June 18 -
Oil prices surge towards $30 on Mideast fears
Oil prices welled up towards 30 dollars a barrel on
Monday after a powerful Saudi Arabian prince warned that the
Israeli-Palestinian conflict was threatening to spread to other
The price of Brent North Sea crude for July
delivery rose to 29.95 dollars a barrel in London dealing, from 29.44
at the close on Friday.
In New York a barrel of light sweet crude for July
delivery gained 58 cents to 28.33 dollars, as floods in Texas raised a
question over supply.
But uppermost in dealers' mind were the words of
caution from Saudi Arabian Crown Prince Abdallah Ben Abdel Aziz, who
raised the spectre of the Israeli-Palestinian dispute drawing in
neighbouring Arab oil-producing states.
"We are all sitting on a powder keg, which
could explode at any moment," he said in an interview with the
Monday edition of the weekly Der Spiegel. "Such a war would not
only affect Israel and the Arab states, but would be felt in many
other parts of the world," he said.
"The price of blood being spilt in the region
is reaching a level we cannot tolerate much longer," the Saudi
Arabian crown prince said.
More than 600 people have been killed since a
Palestinian uprising erupted last autumn. The outbreak of violence in
September helped send oil prices to levels not seen since the 1990
Oil market analysts said that the comments were
clearly directed at a foreign audience and should be taken as a
warning that even moderate Arab nations would not sit on the fence
"Clearly patience is running out in the Arab
world and this comment re-established a link between Middle East
tensions and the oil prices," said Lawrence Eagles, a commodities
analyst with the GNI brokerage.
Arafat accepts CIA's truce plan
Palestinian leader Yasser Arafat and CIA chief
George Tenet struck an agreement Wednesday on Tenet's plan for putting
in place a lasting ceasefire and Middle East peace negotiations, a
Palestinian official said.
"President Yasser Arafat and George Tenet
arrived at an agreement on the US proposal on the basis of
recommendations from the Mitchell report," Arafat advisor Nabil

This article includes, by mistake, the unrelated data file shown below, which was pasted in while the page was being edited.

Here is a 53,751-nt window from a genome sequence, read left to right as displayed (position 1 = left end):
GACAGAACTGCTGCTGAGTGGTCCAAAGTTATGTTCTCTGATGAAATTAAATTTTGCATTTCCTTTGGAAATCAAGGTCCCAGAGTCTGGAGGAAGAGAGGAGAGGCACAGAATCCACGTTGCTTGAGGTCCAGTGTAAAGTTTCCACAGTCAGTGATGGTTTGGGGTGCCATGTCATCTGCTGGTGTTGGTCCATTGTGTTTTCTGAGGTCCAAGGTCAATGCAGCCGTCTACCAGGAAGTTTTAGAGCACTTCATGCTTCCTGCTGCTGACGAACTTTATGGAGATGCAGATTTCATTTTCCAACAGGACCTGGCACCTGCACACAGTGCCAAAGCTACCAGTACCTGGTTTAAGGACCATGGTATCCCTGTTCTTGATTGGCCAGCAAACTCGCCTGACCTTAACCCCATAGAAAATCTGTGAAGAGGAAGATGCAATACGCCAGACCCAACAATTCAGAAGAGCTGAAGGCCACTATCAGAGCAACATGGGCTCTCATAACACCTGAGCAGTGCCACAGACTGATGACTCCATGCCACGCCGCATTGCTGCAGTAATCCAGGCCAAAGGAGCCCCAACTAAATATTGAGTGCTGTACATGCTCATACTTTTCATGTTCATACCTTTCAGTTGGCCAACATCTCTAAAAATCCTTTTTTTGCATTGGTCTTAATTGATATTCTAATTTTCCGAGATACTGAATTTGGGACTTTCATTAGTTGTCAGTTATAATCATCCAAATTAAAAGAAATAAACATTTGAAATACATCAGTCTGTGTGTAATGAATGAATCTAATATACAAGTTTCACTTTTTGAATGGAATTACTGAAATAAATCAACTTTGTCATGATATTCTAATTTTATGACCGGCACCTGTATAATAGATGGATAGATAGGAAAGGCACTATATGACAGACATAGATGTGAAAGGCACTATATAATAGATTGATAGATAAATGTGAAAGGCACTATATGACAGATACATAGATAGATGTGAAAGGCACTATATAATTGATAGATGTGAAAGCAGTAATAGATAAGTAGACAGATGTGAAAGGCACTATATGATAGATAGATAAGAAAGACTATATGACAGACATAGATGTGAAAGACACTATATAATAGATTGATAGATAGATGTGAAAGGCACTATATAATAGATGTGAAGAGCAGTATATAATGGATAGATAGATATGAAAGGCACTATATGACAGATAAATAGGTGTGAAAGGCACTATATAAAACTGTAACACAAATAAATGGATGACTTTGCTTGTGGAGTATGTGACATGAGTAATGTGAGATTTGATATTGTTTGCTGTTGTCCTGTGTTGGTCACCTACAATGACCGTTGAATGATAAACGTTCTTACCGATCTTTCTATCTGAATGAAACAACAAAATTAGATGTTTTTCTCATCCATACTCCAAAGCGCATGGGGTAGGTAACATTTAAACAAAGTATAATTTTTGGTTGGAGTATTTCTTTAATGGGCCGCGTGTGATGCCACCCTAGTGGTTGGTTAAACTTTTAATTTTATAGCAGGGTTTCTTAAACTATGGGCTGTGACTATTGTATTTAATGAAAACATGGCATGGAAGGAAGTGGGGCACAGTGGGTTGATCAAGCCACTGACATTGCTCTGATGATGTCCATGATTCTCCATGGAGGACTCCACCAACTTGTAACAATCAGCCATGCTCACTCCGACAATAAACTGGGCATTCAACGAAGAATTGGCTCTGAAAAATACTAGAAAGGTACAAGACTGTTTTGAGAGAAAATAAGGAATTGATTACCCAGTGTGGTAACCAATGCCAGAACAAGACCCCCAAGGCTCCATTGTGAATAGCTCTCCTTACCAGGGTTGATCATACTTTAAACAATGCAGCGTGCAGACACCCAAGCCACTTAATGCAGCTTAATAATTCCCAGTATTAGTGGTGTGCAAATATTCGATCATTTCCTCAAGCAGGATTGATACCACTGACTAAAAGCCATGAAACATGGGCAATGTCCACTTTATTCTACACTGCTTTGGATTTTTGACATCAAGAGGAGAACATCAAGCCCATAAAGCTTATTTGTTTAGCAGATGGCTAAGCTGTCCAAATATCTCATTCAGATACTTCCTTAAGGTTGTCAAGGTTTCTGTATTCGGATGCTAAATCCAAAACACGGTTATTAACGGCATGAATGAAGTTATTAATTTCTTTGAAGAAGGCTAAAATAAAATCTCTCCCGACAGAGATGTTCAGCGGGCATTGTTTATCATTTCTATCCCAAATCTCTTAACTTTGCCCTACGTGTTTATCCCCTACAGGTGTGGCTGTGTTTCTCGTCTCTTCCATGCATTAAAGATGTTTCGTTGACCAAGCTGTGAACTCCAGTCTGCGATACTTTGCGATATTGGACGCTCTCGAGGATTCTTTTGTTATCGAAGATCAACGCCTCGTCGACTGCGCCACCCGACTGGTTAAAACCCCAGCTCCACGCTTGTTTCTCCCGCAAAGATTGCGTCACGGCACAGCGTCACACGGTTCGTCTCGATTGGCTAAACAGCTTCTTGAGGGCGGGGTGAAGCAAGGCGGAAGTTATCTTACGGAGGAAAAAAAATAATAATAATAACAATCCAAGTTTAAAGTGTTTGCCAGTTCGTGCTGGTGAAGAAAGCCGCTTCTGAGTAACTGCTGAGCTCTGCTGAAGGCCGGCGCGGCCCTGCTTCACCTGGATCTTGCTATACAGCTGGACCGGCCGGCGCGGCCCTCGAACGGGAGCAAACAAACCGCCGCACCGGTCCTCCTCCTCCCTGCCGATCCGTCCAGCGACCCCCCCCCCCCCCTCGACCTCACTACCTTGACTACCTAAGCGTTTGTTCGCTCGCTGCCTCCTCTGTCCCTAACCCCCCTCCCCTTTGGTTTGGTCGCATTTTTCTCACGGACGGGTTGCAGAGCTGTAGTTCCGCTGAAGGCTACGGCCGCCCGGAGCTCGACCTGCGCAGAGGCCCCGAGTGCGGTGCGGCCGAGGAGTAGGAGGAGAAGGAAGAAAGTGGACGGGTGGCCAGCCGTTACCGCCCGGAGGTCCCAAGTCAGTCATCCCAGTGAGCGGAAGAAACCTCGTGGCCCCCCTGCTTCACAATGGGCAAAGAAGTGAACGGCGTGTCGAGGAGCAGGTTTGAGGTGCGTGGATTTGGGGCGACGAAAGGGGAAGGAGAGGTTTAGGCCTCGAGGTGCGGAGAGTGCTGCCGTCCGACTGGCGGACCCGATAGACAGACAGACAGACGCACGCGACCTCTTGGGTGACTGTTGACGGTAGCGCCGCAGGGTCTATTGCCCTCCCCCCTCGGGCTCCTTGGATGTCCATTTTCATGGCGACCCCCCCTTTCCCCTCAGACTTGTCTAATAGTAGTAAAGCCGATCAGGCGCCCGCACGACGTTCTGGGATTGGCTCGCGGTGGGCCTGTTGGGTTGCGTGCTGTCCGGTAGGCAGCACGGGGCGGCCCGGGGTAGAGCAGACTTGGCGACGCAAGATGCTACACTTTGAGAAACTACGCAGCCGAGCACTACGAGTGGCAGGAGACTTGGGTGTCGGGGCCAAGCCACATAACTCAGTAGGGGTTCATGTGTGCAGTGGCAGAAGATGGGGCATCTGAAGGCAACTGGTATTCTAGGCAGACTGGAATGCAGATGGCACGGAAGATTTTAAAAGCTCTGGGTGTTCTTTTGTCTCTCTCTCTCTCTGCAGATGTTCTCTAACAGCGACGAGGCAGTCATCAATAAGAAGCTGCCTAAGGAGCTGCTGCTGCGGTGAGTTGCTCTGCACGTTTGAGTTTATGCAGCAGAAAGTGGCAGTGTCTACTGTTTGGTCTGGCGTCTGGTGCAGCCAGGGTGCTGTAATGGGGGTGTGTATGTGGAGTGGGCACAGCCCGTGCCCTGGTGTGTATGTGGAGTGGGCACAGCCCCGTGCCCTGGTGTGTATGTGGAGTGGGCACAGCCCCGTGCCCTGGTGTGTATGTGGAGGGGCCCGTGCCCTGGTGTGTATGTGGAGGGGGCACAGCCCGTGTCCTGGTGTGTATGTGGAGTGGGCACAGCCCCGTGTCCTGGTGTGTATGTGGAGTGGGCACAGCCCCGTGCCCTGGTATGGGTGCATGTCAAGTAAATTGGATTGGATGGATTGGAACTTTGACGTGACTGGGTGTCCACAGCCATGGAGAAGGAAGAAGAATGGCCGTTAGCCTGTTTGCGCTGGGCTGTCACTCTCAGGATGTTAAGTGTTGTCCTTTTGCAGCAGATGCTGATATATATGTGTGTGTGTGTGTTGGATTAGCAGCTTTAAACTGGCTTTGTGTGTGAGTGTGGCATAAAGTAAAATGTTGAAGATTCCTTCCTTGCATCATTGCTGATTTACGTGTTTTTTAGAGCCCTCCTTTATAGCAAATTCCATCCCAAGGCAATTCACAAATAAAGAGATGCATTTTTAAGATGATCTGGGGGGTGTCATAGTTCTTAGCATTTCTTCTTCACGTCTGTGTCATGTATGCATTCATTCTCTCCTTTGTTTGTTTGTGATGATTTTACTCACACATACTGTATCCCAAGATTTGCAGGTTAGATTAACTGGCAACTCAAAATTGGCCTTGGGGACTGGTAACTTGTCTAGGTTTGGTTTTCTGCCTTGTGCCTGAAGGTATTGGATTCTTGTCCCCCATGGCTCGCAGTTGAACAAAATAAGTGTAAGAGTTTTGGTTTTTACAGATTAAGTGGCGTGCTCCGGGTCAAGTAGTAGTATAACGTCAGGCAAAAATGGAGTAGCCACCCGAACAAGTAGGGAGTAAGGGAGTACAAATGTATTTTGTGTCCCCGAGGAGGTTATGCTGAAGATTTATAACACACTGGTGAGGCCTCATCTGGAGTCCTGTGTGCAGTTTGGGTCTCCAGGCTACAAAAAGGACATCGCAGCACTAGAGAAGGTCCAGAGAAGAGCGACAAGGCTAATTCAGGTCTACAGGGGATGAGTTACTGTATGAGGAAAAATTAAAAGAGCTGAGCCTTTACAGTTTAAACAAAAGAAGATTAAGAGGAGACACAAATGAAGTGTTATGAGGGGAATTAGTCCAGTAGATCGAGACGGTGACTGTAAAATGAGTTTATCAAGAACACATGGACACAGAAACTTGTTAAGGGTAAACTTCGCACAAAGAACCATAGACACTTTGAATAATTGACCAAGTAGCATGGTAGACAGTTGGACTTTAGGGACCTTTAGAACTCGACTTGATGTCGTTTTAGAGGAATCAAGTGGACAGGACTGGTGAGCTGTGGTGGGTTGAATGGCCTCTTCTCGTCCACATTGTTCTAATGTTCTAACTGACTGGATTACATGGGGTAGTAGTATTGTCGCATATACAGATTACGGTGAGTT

Abu Rudeina told AFP in the West Bank town of Ramallah where the
meeting was held. He gave no further details.
Another Palestinian official, speaking on condition
of anonymity, said Arafat had accepted all but a few points in the
plan to end eight months of deadly Israeli attacks.
"The United States is pleased that a work plan
has been accepted by both sides," a senior State Department
official in Washington told AFP on condition of anonymity.
"Steps will be taken immediately to implement
the work plan," the official said, noting Tenet, who had
originally intended to return to Washington on Tuesday, would remain
in the region until at least Wednesday for possible further talks.
Israel said Tuesday it accepted the Central
Intelligence Agency chief's plan, which is aimed at forging a joint
Israeli-Palestinian truce. The two sides have already declared
That would allow implementation of a series of
confidence-building measures proposed last month by the US-led
Mitchell commission aimed at returning the two sides to the
Tenet held the last-minute talks with Arafat before
his planned return to the United States after days of coaxing the two
sides into security talks without concrete results.
The Palestinian official, speaking on condition of
anonymity, said Tenet had told Arafat that, if he left the region
without agreement, "that could be seen as a green light for air
attacks on Palestinian targets."
Iran to invest half of oil surplus in private